What is new to the market in terms of technological developments and innovation?

Developers have been dealing with wireless energy and data transmission issues for years. Innovative solutions are widely used in the medical and pharmaceutical industries markets – such intracranial pressure instruments. Highly interesting and advantageous is the possibility of extreme miniaturization and the fact that the application does not depend on batteries and their durability. Inconspicuous small components offer a clear added value. For this reason, RFID solutions are becoming indispensable in a range of applications. Through contactless communication between built-in RFID reader modules and the transponder, RFID has proven to be an extremely reliable technology for contactless, unambiguous detection and data transmission. The combination of RFID sensors and technological know-how has enormous potential for increasing the performance and optimization of automation solutions. The use of passive RFID sensor transponders in quality assurance processes as well in maintenance and servicing, becomes an objectification of the processes and simplifies the handling. Solutions also includes NFC capable passive sensor transponders which support unique identification, data storage and high-precision instantaneous measurement of physical values. Moreover, systems equipped with multi sensors can support the measurement of different physical values at the same time – through a unique identification number and simultaneous secure object data storage.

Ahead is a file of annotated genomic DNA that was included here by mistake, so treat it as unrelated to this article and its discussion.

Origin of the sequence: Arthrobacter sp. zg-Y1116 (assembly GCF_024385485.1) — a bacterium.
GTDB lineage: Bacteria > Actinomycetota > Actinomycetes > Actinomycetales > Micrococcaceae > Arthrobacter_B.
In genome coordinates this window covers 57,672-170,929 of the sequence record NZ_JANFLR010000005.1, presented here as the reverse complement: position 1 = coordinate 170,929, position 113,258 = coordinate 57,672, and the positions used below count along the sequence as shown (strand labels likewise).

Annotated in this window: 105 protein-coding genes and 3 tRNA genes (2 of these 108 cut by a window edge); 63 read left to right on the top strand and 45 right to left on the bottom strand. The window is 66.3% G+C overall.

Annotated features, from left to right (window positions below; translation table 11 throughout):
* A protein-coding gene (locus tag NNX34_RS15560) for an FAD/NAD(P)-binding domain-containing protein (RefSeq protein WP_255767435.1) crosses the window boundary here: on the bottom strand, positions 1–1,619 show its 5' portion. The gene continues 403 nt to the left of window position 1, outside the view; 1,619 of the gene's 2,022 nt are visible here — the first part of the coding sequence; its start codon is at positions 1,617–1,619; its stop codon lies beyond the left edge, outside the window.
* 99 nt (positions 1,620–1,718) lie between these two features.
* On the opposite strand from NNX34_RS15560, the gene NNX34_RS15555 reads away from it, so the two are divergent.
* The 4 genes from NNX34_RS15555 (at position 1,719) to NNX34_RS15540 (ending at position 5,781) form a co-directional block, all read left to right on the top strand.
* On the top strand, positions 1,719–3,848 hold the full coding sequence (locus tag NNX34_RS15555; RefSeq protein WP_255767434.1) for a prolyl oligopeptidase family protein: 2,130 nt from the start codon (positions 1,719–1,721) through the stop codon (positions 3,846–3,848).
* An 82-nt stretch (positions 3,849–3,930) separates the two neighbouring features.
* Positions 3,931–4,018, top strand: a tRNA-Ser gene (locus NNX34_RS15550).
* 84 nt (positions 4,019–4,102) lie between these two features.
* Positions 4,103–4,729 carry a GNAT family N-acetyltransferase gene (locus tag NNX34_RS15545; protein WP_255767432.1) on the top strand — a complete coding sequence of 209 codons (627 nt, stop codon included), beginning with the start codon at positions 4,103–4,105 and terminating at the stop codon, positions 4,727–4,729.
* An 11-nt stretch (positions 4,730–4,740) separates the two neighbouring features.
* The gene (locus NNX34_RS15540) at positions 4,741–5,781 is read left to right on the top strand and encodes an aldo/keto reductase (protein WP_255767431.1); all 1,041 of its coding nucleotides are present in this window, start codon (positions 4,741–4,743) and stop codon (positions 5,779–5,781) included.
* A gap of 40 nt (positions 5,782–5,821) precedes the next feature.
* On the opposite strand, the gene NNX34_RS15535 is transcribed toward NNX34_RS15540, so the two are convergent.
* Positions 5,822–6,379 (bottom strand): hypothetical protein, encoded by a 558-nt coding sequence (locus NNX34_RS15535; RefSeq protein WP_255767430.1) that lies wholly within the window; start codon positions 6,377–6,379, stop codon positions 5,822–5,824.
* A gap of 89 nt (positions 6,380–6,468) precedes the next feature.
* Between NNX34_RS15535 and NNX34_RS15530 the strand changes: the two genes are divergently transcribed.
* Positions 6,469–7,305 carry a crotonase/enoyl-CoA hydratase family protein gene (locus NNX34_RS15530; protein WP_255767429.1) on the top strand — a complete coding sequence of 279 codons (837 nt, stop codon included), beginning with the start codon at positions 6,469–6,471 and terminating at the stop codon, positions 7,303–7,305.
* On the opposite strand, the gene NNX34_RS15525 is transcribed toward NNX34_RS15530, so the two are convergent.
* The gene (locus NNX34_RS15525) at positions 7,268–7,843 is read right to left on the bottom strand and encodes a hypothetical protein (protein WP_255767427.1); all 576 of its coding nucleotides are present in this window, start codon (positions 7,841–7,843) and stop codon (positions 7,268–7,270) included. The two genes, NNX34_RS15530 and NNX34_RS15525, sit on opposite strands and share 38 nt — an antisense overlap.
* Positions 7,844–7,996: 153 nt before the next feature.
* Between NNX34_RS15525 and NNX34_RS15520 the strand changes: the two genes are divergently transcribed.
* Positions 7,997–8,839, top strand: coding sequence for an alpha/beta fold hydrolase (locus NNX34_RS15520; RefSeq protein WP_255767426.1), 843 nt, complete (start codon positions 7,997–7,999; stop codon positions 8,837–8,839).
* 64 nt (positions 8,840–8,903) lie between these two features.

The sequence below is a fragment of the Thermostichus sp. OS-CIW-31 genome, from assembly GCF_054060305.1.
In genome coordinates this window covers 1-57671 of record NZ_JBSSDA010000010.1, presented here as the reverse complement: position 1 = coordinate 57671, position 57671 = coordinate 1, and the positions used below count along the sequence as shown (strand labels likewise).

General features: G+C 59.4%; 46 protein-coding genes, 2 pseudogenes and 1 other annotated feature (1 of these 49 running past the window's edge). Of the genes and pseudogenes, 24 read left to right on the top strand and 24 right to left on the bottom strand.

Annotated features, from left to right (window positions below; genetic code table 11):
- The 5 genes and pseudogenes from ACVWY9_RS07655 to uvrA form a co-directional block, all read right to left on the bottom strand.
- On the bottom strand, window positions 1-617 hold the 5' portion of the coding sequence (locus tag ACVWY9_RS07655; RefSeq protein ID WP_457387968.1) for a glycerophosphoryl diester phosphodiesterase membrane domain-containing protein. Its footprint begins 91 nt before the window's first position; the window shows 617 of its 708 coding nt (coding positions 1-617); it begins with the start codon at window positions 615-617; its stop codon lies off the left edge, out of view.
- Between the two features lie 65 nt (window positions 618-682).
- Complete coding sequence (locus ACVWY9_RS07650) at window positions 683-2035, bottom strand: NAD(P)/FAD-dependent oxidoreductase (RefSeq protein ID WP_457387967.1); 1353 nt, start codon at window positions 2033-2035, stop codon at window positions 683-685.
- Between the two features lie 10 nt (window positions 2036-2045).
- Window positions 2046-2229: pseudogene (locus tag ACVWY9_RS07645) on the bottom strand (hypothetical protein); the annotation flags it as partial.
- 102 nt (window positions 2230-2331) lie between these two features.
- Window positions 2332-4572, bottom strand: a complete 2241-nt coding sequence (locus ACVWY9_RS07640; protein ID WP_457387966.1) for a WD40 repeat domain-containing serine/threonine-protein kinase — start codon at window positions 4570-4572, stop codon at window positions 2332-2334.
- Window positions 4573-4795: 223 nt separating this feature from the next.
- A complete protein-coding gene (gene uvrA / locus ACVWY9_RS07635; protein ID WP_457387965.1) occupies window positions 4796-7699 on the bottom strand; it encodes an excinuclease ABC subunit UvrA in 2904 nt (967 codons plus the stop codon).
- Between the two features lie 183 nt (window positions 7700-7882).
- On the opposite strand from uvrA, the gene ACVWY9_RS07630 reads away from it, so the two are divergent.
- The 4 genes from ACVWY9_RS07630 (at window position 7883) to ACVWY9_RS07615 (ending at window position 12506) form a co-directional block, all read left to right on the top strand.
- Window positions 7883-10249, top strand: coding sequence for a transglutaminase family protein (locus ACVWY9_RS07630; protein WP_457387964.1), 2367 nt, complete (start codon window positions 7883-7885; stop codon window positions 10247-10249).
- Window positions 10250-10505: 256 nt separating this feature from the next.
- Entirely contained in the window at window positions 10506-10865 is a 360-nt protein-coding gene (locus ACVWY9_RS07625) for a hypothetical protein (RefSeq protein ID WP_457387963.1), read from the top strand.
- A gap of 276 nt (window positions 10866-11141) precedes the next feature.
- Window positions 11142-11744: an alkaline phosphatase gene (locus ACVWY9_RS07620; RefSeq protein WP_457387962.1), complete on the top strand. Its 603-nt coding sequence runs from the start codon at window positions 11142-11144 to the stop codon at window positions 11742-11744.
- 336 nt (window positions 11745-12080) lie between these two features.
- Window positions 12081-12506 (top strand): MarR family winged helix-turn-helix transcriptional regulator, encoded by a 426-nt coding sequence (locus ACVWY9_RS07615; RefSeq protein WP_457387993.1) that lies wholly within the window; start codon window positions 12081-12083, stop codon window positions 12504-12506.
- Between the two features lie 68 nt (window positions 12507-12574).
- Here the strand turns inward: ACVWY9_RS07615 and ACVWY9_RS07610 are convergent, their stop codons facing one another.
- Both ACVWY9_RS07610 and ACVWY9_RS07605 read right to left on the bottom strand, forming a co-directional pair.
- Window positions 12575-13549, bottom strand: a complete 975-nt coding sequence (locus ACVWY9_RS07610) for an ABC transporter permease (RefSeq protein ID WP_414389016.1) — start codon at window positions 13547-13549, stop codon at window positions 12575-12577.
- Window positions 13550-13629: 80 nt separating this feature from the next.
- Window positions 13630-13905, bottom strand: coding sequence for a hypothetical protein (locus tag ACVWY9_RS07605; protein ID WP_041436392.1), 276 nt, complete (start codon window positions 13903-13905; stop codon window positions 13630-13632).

Much is being made of wireless beacon technologies and miniaturization in today’s world. How important are these advancements?